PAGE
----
Personal Stories: Earl Hamm
I was was repairing a septic tank on Dec. 30th when I started feeling like something was not right. I went home for lunch, and then went back to work for a few hours, even though I felt like had been drug through a knothole backwards. I continued my regular routine that evening, and worked at a local church, making and carrying boxes of food to distribute to the needy, but I finally felt so awful that I had to go sit down for a while. That night my blood pressure would spike to over 212/120 and then go back down on its own.
The next morning I still felt awful, and since I have Marfan Syndrome, and have already had two aneurysms with dissections, my wife called the cardiologist. He was out of town, and the only one who could see me was the nurse-practitioner. She took my vitals, and listened to my heart and told us that she felt it was just a strained chest muscle, since I had been doing some shoveling. We told her that we wanted a CT scan, and she finally agreed to it if it would make us feel better. She also agreed to get some blood work drawn.
It took us a couple of hours of walking to different parts of the hospital to do the tests. After the CT, we went back to the Nurse Practitioner. Immediately she asked us to sit down and brought in one of the Cardiologists that worked in the same office. She said I had a dissection that included the entire aortic arch and running the entire length of my back. She said to sit still; the paramedics were on their way. Immediately after bringing the gurney to the room, they carefully transported me to St. Lukes Hospital, in Boise, ID.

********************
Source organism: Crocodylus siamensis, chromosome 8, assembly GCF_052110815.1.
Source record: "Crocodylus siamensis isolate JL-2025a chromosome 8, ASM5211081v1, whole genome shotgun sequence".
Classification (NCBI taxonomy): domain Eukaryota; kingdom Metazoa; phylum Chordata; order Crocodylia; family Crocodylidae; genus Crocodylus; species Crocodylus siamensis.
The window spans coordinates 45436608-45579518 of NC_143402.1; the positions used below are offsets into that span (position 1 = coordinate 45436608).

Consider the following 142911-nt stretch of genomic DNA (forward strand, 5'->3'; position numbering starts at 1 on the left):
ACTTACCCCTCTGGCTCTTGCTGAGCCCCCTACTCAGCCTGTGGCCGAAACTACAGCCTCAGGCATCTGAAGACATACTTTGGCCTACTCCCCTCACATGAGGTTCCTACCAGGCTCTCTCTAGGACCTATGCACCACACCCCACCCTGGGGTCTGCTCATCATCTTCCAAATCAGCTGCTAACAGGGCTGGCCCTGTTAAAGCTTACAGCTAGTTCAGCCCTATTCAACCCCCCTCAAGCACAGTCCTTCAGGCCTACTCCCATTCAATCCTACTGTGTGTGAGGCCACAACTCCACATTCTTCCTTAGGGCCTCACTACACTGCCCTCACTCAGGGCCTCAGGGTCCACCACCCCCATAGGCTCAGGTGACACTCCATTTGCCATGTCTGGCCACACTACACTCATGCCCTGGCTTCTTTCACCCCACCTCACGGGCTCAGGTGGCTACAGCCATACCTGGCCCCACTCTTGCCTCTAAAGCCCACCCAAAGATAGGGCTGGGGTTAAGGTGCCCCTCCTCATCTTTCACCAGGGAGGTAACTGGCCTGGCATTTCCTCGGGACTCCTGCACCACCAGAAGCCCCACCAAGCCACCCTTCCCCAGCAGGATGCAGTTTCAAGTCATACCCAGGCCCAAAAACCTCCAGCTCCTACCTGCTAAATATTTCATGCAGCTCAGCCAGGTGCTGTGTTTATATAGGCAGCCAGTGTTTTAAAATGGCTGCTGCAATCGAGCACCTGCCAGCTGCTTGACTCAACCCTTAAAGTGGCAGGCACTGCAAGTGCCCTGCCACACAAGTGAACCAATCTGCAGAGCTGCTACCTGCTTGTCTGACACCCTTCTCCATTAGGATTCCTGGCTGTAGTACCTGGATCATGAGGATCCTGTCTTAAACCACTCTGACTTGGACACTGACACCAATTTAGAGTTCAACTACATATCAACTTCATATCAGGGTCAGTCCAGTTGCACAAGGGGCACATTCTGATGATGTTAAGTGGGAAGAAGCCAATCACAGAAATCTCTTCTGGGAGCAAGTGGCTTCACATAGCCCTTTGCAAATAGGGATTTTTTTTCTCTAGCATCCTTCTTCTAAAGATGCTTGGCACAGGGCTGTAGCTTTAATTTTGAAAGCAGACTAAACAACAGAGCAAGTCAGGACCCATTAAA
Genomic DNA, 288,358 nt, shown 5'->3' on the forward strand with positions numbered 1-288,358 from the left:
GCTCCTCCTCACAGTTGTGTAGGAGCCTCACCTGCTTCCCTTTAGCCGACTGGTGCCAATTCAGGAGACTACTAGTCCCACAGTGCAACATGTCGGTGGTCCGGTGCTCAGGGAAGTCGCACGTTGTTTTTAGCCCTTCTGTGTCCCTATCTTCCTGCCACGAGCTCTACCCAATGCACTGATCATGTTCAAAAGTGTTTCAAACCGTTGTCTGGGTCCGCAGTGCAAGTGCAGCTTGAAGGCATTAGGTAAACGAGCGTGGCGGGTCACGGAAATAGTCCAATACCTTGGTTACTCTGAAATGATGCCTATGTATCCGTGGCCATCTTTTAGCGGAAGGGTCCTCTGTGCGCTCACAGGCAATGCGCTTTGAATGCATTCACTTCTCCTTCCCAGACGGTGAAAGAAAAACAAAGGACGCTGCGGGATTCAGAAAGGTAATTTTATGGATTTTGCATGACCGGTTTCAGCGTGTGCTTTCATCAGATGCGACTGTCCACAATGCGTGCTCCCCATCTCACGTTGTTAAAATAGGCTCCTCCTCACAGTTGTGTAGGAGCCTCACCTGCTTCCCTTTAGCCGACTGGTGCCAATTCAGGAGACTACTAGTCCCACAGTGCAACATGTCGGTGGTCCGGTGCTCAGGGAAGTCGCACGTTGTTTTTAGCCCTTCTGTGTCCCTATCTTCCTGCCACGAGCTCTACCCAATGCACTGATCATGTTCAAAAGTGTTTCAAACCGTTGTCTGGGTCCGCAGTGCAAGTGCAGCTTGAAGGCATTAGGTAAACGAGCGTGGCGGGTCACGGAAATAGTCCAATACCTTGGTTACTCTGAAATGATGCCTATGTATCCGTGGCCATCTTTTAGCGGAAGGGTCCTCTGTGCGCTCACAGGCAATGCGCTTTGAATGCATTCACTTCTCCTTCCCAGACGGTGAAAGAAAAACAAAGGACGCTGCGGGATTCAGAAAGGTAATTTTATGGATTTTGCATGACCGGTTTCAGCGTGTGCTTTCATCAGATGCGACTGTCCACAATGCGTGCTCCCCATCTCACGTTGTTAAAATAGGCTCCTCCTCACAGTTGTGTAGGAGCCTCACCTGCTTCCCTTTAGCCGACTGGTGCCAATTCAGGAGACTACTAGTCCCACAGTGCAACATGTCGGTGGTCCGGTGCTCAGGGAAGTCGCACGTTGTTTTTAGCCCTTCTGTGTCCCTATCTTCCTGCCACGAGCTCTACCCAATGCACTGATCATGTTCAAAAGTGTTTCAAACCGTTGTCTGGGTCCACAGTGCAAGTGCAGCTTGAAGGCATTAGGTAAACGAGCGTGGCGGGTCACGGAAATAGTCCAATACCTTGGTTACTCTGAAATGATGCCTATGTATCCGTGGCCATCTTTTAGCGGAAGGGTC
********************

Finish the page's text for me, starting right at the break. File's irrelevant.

The surgeon met with us right away, and started me on IV meds to try to get my blood pressure under control, and to thicken up my blood for surgery. I was in no real pain, just felt icky. The plan was to keep the pressure low for a week or more while the dissection healed and to then replace it with a graft. By the next day, though, the dissection was progressing into the great vessels that feed the brain and I was starting to hurt badly. They did surgery the next morning. After more than 10 hours, the surgeon came to the waiting room, took the family to the conference room to tell them that I was not going to survive the surgery. He said my aneurysm and dissection was humongous, the tissue was like wet paper to sew to, and I had hemorrhaged greatly. I had been on ice off the bypass machine for over 99 minutes without circulation, and they felt that there was just not much chance of recovery, and if I made it, there would be paralysis and brain damage. The surgeon went back to the operating room where his assistant was still working on me. The family was devastated, of course.
About an hour later, the surgeon returned to the conference room and informed my family that I had rallied and might just pull through. He had replaced my entire aortic arch, but could not repair the remaining dissection running the length of my backbone.
It was a long, hard recovery, with 14 days in the ICU, a thoracentisis, a paralyzed vocal cord, and two more hospitalizations or complications. I am now feeling almost back to normal now. I suffered no paralysis besides my vocal cord, and my voice is starting to come back. Even though I suffered from a depression, there is no discernible brain damage either. My remaining dissection is stable for now, so I may not need surgery for quite some time. God has truly blessed me and my family.